Here we report the construction of three balanced datasets covering different types of disease-related variants. To study the performance of individual tools in more detail, each dataset was further divided into five categories: (i) regulatory, (ii) splicing, (iii) missense, (iv) synonymous, and (v) nonsense variants. The datasets representing these categories were evaluated using six prediction tools and used to develop category-optimal decision thresholds. The use of these optimized thresholds with the predictive tools often significantly increases their performance relative to that achieved with a general single-threshold approach. In addition, we have developed a web interface providing easy access to binary predictions and uniform confidence values for the five best-performing prediction tools and their consensus. These predictions are supplemented with information gathered from eight publically available databases. Herein introduced tool, PredictSNP2, represents a natural extension of previously published PredictSNP1 tool [33]. PredictSNP1 offers its users a consensus score based on the output of six different amino acid-based predictors. Because of the nature of the tools whose results are combined to generate its consensus, PredictSNP1 can only be used to analyze substitutions in an amino acid sequence. PredictSNP2 complements PredictSNP1 by evaluating the effects of nucleotide variants located in any region of the genome.

Design and Implementation

Datasets and data preprocessing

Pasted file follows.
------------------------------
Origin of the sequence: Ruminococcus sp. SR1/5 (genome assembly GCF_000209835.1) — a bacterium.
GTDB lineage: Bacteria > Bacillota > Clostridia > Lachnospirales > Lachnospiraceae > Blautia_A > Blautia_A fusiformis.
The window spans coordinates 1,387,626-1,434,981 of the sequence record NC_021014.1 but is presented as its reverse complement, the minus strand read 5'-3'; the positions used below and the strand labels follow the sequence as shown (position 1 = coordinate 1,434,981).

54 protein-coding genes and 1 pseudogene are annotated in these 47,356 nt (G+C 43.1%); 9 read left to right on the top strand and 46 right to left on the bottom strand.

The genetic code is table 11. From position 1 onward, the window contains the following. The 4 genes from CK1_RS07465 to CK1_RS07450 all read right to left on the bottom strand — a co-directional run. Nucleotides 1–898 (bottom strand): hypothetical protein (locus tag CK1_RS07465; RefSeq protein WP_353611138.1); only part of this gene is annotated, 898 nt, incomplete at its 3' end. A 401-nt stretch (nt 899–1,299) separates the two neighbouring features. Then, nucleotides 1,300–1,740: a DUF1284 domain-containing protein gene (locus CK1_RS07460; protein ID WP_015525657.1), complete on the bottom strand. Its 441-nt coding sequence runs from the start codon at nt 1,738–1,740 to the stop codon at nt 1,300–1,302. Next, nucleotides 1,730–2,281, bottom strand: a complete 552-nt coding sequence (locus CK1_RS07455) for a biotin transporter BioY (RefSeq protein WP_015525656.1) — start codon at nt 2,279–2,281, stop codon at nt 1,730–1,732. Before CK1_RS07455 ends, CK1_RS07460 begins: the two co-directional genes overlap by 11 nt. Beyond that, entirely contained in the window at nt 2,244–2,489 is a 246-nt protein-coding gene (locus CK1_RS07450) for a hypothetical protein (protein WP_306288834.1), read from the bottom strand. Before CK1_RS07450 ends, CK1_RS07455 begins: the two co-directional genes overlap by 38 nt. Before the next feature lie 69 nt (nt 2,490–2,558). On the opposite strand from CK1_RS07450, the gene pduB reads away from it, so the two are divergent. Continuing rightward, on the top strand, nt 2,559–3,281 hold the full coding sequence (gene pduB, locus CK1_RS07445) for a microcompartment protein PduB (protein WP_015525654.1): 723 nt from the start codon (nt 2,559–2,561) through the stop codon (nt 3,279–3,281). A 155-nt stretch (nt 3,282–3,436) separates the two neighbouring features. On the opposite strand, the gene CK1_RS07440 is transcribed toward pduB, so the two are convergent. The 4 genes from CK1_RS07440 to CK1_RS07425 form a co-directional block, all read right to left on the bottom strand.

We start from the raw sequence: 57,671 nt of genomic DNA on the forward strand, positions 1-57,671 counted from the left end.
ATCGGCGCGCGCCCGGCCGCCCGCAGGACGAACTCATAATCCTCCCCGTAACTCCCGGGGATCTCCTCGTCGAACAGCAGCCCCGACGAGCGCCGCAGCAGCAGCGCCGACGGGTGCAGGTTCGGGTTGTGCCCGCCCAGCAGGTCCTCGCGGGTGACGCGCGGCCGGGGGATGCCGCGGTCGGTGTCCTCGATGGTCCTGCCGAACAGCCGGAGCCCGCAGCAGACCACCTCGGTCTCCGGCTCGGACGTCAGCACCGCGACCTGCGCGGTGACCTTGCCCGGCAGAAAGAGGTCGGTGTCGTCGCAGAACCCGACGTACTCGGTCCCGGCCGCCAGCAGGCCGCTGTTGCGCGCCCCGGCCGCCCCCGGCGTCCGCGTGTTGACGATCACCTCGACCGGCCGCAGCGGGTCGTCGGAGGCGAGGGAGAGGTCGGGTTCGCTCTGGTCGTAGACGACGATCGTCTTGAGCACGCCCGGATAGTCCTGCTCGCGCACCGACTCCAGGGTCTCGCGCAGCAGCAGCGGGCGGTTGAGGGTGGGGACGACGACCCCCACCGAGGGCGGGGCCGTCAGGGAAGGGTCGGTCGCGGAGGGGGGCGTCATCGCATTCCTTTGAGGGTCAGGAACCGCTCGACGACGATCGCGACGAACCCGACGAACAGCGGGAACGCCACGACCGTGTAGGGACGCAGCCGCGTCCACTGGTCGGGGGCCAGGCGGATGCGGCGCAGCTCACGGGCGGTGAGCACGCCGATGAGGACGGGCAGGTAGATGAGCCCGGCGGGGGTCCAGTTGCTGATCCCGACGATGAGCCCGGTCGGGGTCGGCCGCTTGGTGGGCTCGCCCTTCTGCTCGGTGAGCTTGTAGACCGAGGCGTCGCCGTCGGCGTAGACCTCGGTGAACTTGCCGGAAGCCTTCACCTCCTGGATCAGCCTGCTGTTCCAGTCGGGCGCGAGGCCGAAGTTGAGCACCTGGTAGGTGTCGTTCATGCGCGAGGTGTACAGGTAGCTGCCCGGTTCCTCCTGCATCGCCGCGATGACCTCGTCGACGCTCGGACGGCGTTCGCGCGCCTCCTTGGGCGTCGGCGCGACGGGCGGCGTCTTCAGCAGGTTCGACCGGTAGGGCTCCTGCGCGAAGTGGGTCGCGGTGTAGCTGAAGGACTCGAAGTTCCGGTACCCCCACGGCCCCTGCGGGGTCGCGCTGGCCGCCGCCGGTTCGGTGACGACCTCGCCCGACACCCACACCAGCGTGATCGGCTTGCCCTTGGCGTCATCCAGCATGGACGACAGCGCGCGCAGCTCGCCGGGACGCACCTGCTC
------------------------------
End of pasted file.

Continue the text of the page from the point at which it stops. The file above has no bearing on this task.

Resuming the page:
A collection of three datasets covering different types of pathogenic variants associated with Mendelian, complex, and cancer diseases was constructed. This division was chosen to reflect the different genetic basis of these diseases [9] and the differences in the extent of their phenotypic effects [34]. A dataset of variants associated with Mendelian diseases was created using all variants annotated as pathogenic or likely pathogenic in NCBI ClinVar [35], a manually curated database of genotype-phenotype relationships. Information on variants associated with complex human diseases (p-value < 10−8) was obtained from the NHGRI GWAS catalog [15], a collection of all publicly available genome-wide association studies. To compile the dataset of somatic cancer variants, we extracted all records with confirmed somatic status present in at least two different samples from the COSMIC database [36]. Each disease-related dataset was then split into five subsets by classifying the variants according to their functional consequences and location within the genome as determined by ANNOVAR [37] (Fig 1). The decision to use fine-grained variant categorization was motivated by the observation that the classification features used by the evaluated tools exhibit different signals within different categories [38]. Finally, these categorized pathogenic variants were supplemented with their neutral counterparts from the VariSNP database [39]. In addition to the standard VariSNP procedure of removing all overlaps with disease-related records from ClinVar [35], Swiss-Prot [40] and PhenCode [41], we also filtered out all variants present in the COSMIC [36] and NHGRI GWAS catalogs [15]. We used the distance-based approach introduced by Ritchie et al. to construct the neutral subsets [25], selecting the closest available neutral variant in the neighborhood of each individual deleterious variant. This approach can be expected to yield balanced datasets if one assumes that the neutral variants should reliably sample the overall background. Because the advantage of using category-specific thresholds or consensus scores should not be evaluated against the same datasets used for such optimizations [42], we split all of the individual category datasets into training and testing subsets based on the entries’ dates of submission. To ensure that the testing dataset excluded information that may have previously been used to train individual tools, it contained only variations submitted after December 2014. While the variants in the non-exonic categories were divided randomly across these subsets, the corresponding protein sequences representing exonic regions were clustered by CD-HIT [43] at the level of 50% sequence identity to ensure that variants occurring in similar proteins were assigned to the same set. The final versions of the datasets are available in the supporting information (S1S3 Datasets).